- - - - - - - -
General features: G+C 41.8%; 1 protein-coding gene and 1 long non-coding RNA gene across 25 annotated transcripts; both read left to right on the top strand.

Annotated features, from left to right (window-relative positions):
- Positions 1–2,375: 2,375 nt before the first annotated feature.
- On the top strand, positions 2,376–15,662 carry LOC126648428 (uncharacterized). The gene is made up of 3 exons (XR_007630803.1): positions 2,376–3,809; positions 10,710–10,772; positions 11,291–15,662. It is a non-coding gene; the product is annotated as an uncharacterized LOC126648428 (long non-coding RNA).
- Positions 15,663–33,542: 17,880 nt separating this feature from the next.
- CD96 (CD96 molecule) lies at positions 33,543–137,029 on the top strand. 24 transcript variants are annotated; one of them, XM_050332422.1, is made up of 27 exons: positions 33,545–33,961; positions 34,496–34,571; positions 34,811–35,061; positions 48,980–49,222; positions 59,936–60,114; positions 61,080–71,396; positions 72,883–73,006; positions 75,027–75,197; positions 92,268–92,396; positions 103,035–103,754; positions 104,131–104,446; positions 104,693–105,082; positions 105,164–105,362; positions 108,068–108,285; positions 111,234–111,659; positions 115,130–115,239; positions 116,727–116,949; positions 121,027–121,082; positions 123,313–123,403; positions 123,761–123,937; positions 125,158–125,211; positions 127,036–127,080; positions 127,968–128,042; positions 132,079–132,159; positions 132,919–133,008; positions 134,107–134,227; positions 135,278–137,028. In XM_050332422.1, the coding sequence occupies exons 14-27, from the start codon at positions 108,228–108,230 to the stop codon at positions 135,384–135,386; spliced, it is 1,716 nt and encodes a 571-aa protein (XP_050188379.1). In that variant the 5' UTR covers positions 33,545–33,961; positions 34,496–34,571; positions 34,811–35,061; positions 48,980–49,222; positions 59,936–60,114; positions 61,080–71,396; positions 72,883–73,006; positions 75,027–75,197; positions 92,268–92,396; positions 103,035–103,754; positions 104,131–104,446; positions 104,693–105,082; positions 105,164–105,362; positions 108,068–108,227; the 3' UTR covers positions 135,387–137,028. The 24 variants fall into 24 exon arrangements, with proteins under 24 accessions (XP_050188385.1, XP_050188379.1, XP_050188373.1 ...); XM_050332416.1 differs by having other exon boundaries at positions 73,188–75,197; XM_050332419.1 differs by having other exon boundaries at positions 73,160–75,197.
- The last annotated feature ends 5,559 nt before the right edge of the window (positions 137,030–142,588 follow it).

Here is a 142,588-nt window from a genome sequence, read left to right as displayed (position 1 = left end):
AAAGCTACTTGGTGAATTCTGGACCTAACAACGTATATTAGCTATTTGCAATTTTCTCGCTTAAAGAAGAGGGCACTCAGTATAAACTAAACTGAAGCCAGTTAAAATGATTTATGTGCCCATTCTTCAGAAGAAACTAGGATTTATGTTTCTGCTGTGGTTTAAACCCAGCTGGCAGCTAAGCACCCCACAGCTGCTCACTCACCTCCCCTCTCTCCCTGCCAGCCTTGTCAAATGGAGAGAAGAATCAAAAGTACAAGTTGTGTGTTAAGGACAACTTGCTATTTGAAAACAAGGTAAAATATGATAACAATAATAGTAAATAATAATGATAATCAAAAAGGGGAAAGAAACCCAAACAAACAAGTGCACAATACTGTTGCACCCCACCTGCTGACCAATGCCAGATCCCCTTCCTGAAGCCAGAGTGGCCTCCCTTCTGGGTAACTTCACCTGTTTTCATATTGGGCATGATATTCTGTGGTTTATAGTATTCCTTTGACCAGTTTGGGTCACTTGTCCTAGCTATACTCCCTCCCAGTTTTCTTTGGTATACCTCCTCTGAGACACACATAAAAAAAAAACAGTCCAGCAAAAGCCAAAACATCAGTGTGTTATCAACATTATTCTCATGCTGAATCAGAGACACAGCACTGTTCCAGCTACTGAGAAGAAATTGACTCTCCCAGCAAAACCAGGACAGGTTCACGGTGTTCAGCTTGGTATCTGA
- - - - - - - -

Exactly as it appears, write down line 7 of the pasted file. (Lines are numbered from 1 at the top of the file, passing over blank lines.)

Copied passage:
- The last annotated feature ends 5,559 nt before the right edge of the window (positions 137,030–142,588 follow it).